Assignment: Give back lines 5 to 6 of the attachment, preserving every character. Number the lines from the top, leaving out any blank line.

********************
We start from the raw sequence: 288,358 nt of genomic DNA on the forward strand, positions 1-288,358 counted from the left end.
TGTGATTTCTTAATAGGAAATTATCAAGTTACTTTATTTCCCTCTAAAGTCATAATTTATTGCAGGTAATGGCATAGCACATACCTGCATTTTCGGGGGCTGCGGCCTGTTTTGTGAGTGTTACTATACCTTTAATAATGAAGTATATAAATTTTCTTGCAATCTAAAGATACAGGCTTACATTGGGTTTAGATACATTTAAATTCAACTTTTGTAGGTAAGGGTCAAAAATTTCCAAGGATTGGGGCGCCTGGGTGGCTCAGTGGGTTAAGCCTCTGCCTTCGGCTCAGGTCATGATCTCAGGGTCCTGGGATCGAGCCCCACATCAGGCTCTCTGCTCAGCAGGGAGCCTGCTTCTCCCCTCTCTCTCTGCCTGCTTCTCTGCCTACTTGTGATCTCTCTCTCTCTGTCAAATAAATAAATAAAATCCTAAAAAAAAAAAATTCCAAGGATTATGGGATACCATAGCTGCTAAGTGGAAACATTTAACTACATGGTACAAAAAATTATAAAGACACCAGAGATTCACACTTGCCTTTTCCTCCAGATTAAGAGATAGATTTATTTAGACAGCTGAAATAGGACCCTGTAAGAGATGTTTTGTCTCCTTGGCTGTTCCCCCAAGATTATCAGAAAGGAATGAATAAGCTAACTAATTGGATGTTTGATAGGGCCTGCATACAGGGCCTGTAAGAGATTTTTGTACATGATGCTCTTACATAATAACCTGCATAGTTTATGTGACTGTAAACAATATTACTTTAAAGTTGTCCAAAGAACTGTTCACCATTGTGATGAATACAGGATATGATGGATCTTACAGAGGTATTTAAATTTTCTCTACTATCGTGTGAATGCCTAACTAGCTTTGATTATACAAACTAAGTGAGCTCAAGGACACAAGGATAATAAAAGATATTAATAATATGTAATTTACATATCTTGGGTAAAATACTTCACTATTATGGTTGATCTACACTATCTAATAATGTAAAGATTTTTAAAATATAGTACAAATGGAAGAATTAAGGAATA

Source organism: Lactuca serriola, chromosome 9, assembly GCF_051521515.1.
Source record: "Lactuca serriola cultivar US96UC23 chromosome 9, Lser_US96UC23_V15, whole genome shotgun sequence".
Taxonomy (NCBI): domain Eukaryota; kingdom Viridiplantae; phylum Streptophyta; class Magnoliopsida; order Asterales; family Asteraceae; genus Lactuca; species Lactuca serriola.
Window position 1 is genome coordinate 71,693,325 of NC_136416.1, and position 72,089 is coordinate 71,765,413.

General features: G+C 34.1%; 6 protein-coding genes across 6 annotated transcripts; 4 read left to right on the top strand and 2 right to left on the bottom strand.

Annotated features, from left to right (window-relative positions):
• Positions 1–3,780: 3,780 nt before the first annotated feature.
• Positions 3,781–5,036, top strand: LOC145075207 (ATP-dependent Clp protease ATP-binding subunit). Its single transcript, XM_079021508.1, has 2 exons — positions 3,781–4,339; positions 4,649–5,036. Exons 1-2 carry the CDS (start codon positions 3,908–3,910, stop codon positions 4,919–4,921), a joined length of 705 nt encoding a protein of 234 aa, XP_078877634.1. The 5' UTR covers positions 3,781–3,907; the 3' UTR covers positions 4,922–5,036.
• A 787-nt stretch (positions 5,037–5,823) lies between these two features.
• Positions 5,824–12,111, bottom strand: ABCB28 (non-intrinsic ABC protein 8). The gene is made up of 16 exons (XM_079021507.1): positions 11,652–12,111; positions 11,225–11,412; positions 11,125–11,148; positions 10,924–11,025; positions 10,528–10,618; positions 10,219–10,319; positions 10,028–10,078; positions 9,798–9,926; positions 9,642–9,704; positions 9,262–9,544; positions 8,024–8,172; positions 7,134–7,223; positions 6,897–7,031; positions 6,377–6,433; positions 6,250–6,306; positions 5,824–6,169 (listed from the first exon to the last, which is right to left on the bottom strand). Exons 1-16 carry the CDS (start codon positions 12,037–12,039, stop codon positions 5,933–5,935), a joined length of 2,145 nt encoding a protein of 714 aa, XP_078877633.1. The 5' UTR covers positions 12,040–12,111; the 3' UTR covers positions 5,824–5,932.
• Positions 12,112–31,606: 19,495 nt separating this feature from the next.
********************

Taxonomy (NCBI): domain Eukaryota; kingdom Viridiplantae; phylum Streptophyta; class Magnoliopsida; order Asterales; family Asteraceae; genus Lactuca; species Lactuca serriola.
Window position 1 is genome coordinate 71,693,325 of NC_136416.1, and position 72,089 is coordinate 71,765,413.